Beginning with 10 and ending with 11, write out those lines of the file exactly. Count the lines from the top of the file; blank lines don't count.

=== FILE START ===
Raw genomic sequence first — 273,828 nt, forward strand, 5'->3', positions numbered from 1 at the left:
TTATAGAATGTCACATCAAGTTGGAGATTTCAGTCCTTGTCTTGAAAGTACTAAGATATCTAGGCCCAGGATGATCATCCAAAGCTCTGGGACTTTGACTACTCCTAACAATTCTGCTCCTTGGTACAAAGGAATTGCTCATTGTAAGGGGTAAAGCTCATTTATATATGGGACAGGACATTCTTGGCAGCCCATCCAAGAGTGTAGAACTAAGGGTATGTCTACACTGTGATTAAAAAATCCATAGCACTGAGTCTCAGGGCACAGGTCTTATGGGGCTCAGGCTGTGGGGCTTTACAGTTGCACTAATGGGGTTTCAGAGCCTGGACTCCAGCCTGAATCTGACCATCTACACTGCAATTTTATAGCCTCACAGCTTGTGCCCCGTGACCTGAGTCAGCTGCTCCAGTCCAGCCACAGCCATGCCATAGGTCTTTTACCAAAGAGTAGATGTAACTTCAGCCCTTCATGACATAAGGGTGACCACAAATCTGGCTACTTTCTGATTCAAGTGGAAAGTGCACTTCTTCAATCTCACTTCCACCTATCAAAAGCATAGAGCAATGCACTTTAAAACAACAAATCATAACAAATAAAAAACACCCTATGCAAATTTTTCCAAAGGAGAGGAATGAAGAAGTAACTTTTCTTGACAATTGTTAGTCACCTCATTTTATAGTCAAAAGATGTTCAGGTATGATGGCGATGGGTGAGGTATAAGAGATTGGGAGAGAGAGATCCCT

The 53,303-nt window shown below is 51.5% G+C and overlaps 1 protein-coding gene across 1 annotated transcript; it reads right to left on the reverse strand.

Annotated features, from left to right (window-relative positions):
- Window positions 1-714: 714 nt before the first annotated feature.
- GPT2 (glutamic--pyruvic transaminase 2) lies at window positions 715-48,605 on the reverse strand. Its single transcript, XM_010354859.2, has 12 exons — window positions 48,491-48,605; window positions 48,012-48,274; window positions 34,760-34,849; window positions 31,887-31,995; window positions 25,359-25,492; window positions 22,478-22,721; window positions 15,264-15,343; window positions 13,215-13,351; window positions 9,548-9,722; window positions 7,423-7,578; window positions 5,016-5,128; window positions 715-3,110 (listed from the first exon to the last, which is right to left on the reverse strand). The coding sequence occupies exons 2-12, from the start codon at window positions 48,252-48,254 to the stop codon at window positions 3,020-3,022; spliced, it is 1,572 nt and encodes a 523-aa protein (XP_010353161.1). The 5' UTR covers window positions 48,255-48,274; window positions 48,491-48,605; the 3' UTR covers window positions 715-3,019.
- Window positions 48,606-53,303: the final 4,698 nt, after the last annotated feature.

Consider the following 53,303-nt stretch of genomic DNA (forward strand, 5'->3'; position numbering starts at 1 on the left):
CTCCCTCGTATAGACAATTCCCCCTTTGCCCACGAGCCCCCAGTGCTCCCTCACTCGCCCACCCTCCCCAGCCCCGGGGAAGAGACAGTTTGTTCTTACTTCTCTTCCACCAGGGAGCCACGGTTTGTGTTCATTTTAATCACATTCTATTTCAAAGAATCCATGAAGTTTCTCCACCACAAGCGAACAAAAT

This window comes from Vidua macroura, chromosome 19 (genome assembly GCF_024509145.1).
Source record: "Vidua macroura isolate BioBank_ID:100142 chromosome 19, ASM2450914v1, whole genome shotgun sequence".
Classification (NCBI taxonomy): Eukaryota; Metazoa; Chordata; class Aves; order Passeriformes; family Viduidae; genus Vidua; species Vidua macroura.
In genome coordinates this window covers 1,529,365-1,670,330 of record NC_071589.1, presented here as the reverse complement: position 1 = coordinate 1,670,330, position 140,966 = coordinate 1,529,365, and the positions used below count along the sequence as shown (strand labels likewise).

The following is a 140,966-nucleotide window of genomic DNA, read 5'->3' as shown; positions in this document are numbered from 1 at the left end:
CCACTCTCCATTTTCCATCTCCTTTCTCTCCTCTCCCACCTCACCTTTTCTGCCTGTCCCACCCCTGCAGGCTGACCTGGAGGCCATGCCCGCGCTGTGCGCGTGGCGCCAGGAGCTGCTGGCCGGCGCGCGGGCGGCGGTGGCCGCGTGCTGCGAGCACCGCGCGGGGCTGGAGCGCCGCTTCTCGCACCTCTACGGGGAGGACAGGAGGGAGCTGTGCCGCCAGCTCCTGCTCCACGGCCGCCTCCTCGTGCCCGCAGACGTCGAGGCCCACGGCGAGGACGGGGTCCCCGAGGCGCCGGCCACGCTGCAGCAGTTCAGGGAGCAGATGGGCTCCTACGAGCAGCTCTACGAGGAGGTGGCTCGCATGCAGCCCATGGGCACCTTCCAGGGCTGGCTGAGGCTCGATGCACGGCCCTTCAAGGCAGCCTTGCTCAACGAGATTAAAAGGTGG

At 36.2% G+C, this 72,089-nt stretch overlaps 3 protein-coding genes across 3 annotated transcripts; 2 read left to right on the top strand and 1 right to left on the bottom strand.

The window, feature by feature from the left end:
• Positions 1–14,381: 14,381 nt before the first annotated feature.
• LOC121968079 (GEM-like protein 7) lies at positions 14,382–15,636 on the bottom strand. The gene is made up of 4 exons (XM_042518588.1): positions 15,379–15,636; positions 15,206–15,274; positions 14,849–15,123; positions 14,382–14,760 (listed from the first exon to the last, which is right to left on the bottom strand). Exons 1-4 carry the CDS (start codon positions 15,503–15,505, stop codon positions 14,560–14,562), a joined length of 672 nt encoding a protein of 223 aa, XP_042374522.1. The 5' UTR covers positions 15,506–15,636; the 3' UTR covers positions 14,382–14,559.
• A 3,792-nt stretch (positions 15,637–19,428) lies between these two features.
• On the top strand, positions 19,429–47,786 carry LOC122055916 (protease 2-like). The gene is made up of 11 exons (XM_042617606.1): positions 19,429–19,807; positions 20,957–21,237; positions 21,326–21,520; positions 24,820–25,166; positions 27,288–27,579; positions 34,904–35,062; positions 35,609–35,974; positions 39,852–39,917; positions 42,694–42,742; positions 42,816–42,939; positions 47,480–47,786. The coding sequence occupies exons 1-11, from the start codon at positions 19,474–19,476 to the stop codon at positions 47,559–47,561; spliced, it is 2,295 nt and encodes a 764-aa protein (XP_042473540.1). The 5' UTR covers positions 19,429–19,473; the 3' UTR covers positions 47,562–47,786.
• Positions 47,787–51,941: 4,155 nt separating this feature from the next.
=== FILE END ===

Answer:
This window comes from Vidua macroura, chromosome 19 (genome assembly GCF_024509145.1).
Source record: "Vidua macroura isolate BioBank_ID:100142 chromosome 19, ASM2450914v1, whole genome shotgun sequence".